John Hawley Edwards

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John Hawley Edwards
Personal information
Full name John Hawley Edwards
Date of birth (1850-03-21)21 March 1850
Place of birth Shrewsbury, England
Date of death 14 January 1893(1893-01-14) (aged 42)
Place of death Old Colwyn, Denbighshire, Wales
Playing position Inside forward
Senior career*
Years Team Apps (Gls)
1873–1880 Shropshire Wanderers
1874–1876 Wanderers 0 (0)
National team
1874 England 1 (0)
1876 Wales 1 (0)
* Senior club appearances and goals counted for the domestic league only.

John Hawley Edwards (21 March 1850 – 14 January 1893) was an English footballer who made one appearance for England in 1874, before going on to play for Wales in 1876.[1] He was a member of the Wanderers team that won the 1876 FA Cup Final.


Edwards was born in Shrewsbury, educated at Shifnal Grammar School,[2] and was a qualified solicitor, being admitted in 1871. He played from 1873 to 1880 for Shropshire Wanderers, of which he was a founder and captain, when they reached the semi-final FA Cup tie in 1875 and were defeated by the Old Etonians.[2]

He was called into the England side as a late replacement for another Shrewsbury-born player, John Wylie.[3] He made his solitary England appearance on 7 March 1874 against Scotland, playing as an inside forward. After "a most competitive game",[4] Scotland won 2–1, with Robert Kingsford scoring England's consolation goal.[5]

He was also a member of the Wanderers team, making his first appearance on 4 March 1874, scoring in a 4–0 victory over Westminster School.[6] In 1876, he only made two appearances for Wanderers, both in the Cup Final when he played at centre forward against the Old Etonians. In the first match, played at Kennington Oval on 11 March 1876, Edwards scored the first goal, turning in a cross from Charles Wollaston.[7] The Old Etonians equalised through Alexander Bonsor, so the match went to a replay, which the Wanderers won 3–0, thus winning the trophy for the third time in five years.

Edwards had been instrumental in helping to establish the Welsh Football Association, serving as its first treasurer in 1876. A week after the FA Cup Final replay, Edwards played for the Wales national team in their inaugural match, played at Hamilton Crescent, Partick on 25 March 1876. The match ended in a 4–0 victory for the Scots.[8] Edwards was one of two players to play at full international level for both England and Wales, the other being Robert Evans, who made ten appearances for Wales and then played four times for England.[9] He also played in representative matches for North Wales and Staffordshire.[2]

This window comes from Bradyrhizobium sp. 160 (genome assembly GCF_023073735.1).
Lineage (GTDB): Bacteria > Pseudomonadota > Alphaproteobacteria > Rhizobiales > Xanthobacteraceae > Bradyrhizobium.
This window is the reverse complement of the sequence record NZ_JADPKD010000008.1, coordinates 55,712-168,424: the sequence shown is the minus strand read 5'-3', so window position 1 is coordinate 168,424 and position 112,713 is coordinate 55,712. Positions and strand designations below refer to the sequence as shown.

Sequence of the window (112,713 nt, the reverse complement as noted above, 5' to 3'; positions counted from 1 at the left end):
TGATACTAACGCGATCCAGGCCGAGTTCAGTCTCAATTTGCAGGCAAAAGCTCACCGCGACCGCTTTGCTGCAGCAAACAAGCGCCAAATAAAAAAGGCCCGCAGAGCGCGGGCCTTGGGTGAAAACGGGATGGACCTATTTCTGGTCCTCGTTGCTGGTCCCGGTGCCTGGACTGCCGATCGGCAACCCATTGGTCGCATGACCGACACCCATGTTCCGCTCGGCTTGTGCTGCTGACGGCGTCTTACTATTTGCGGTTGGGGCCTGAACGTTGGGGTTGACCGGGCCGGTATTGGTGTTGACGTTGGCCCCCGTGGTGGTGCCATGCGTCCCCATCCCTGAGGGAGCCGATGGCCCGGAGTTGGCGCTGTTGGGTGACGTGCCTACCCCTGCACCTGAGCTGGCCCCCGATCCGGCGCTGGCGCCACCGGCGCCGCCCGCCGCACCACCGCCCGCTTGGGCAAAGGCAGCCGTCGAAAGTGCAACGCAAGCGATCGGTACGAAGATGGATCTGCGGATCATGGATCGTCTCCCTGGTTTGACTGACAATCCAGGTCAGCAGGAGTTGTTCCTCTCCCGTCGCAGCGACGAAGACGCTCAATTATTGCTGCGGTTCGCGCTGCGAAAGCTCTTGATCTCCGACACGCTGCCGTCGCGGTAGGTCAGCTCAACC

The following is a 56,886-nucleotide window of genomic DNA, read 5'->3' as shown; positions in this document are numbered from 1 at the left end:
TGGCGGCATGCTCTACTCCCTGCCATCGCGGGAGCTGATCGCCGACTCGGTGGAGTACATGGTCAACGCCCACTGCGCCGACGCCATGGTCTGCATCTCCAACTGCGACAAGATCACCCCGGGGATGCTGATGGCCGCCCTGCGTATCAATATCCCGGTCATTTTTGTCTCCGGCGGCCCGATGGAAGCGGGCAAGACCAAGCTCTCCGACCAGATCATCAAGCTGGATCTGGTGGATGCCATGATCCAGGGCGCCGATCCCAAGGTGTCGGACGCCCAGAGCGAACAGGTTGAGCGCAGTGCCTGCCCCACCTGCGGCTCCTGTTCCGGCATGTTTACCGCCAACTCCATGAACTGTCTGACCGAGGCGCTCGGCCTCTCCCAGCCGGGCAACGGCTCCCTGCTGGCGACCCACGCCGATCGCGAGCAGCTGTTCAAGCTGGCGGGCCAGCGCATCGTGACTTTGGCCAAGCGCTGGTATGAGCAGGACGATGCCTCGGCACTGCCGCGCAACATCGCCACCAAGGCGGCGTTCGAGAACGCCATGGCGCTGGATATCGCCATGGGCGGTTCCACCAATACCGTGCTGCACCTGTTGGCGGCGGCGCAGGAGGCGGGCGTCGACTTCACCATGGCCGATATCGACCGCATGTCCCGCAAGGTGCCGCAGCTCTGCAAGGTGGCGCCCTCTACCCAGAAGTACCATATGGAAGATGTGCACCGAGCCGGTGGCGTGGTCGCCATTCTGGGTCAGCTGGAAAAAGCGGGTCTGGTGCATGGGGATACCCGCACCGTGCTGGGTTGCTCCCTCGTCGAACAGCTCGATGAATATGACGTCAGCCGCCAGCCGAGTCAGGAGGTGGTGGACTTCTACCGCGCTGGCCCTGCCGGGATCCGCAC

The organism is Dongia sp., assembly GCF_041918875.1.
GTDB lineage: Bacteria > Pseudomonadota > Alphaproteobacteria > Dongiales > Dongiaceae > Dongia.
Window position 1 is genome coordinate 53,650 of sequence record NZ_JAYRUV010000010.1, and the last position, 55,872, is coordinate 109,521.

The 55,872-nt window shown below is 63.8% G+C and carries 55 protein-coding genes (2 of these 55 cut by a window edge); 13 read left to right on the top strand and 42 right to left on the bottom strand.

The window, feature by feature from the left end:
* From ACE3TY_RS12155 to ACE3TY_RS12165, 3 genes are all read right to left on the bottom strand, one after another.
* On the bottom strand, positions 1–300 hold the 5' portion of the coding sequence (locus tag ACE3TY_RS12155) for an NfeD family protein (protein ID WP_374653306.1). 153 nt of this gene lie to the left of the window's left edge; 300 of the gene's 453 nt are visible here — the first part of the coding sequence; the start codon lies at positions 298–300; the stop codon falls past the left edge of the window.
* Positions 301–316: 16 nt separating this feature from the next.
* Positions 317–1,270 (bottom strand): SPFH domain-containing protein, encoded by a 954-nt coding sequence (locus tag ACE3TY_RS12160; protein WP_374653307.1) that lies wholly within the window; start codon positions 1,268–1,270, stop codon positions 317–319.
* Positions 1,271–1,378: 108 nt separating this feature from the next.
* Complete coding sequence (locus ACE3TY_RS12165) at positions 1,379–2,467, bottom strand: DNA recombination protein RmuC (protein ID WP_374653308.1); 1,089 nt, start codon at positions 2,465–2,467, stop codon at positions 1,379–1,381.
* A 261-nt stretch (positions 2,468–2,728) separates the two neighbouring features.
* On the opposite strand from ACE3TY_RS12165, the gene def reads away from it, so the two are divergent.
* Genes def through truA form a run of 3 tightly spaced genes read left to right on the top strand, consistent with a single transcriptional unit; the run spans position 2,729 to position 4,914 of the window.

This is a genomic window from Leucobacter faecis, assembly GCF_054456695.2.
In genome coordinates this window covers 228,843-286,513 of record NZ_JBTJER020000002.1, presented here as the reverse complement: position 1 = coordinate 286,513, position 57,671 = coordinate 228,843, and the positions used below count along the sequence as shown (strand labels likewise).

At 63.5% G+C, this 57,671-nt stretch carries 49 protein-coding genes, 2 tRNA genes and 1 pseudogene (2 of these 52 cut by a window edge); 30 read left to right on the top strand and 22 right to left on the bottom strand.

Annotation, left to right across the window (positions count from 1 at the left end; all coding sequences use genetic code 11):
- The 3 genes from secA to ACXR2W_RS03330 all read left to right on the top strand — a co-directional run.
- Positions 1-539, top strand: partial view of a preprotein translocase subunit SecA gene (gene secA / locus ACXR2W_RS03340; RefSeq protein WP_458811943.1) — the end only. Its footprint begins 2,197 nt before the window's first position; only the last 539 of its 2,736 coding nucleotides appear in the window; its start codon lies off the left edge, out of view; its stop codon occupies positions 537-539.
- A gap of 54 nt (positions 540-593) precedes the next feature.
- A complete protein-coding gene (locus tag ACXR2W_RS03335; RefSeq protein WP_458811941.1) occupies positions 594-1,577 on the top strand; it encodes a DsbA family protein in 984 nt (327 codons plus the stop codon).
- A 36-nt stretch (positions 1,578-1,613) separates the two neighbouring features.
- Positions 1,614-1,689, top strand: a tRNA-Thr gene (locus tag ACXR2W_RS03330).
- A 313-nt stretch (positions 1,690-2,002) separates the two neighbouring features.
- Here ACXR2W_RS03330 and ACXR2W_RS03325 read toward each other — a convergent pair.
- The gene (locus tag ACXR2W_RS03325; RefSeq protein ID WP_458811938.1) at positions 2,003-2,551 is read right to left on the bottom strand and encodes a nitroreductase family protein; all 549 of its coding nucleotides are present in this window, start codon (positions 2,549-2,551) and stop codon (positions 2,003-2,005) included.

He captained the Shrewsbury Town team (not the present Shrewsbury Town F.C., formed 1886) from 1876 to 1880, during which time they won both the Birmingham Senior Cup and Shropshire County Cup in the 1877–78 season, two years before he ceased to play after a series of knee injuries.[2]

Edwards was for a time also on the committee of the Birmingham and District Football Association and a founder of the county F.A. for Shropshire in 1877.

Edwards was also a useful cricketer and played for Shropshire for several years and served the club as secretary,[3] as well as for Warwickshire county (not first-class) and Shrewsbury Cricket Club.[2]

He was later clerk to Shrewsbury magistrates court for nineteen years until his death on 14 January 1893,[3] while convalescing from throat infection at Old Colwyn in Wales.[2] He was buried in the General Cemetery at Longden Road, Shrewsbury.[10]




  1. ^ "Players Appearing for Two or More Countries". RSSSF. Archived from the original on 3 August 2008. Retrieved 27 June 2014. 
  2. ^ a b c d e f Warsop, Keith (2004). The Early FA Cup Finals and the Southern Amateurs: a Who's Who and Match Facts 1872 to 1883. Tony Brown, Soccerdata. p. 76. ISBN 1-899468-78-1. 
  3. ^ a b c Betts, Graham (2006). England: Player by player. Green Umbrella Publishing. p. 96. ISBN 1-905009-63-1. 
  4. ^ Gibbons, Philip (2001). Association Football in Victorian England – A History of the Game from 1863 to 1900. Upfront Publishing. p. 41. ISBN 1-84426-035-6. 
  5. ^ "Report on Scotland v England match". Retrieved 1 March 2008. 
  6. ^ Cavallini, Rob (2005). The Wanderers F.C.: Five Times F.A. Cup Winners. Dog N Duck Publications. p. 102. ISBN 0-9550496-0-1. 
  7. ^ Gibbons pp. 46–47
  8. ^ "Scotland 4 Wales 0, 25 March 1876". Welsh Football Data Archive. Retrieved 1 March 2008. 
  9. ^ "England Players Appearing for Other National Teams". Retrieved 1 March 2008. 
  10. ^ Francis, Peter (2006). "Plot number 56.". A Matter of Life and Death, The Secrets of Shrewsbury Cemetery. Logaston Press. pp. 93–94. ISBN 1-904396-58-5. 

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